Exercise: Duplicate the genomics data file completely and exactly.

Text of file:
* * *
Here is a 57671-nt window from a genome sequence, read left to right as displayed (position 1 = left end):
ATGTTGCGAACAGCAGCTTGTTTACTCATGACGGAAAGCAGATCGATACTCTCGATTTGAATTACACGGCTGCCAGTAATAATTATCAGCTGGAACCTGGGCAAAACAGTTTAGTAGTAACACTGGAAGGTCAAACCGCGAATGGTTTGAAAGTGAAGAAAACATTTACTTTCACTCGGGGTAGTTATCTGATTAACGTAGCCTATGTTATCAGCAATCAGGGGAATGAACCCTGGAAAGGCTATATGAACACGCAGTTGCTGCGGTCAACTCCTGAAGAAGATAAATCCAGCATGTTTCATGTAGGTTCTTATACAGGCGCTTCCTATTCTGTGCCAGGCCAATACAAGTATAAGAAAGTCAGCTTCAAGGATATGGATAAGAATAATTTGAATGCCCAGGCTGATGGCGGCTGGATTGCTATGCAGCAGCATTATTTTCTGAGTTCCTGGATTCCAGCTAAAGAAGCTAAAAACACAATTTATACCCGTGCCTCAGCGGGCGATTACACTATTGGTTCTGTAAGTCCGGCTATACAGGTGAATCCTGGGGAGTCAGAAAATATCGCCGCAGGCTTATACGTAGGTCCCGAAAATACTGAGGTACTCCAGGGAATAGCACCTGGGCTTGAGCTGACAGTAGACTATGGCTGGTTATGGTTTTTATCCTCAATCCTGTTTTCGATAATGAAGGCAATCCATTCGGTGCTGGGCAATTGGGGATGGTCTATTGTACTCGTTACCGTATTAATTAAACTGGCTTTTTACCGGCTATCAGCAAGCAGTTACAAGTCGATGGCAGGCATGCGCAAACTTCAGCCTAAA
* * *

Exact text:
Here is a 57671-nt window from a genome sequence, read left to right as displayed (position 1 = left end):
ATGTTGCGAACAGCAGCTTGTTTACTCATGACGGAAAGCAGATCGATACTCTCGATTTGAATTACACGGCTGCCAGTAATAATTATCAGCTGGAACCTGGGCAAAACAGTTTAGTAGTAACACTGGAAGGTCAAACCGCGAATGGTTTGAAAGTGAAGAAAACATTTACTTTCACTCGGGGTAGTTATCTGATTAACGTAGCCTATGTTATCAGCAATCAGGGGAATGAACCCTGGAAAGGCTATATGAACACGCAGTTGCTGCGGTCAACTCCTGAAGAAGATAAATCCAGCATGTTTCATGTAGGTTCTTATACAGGCGCTTCCTATTCTGTGCCAGGCCAATACAAGTATAAGAAAGTCAGCTTCAAGGATATGGATAAGAATAATTTGAATGCCCAGGCTGATGGCGGCTGGATTGCTATGCAGCAGCATTATTTTCTGAGTTCCTGGATTCCAGCTAAAGAAGCTAAAAACACAATTTATACCCGTGCCTCAGCGGGCGATTACACTATTGGTTCTGTAAGTCCGGCTATACAGGTGAATCCTGGGGAGTCAGAAAATATCGCCGCAGGCTTATACGTAGGTCCCGAAAATACTGAGGTACTCCAGGGAATAGCACCTGGGCTTGAGCTGACAGTAGACTATGGCTGGTTATGGTTTTTATCCTCAATCCTGTTTTCGATAATGAAGGCAATCCATTCGGTGCTGGGCAATTGGGGATGGTCTATTGTACTCGTTACCGTATTAATTAAACTGGCTTTTTACCGGCTATCAGCAAGCAGTTACAAGTCGATGGCAGGCATGCGCAAACTTCAGCCTAAA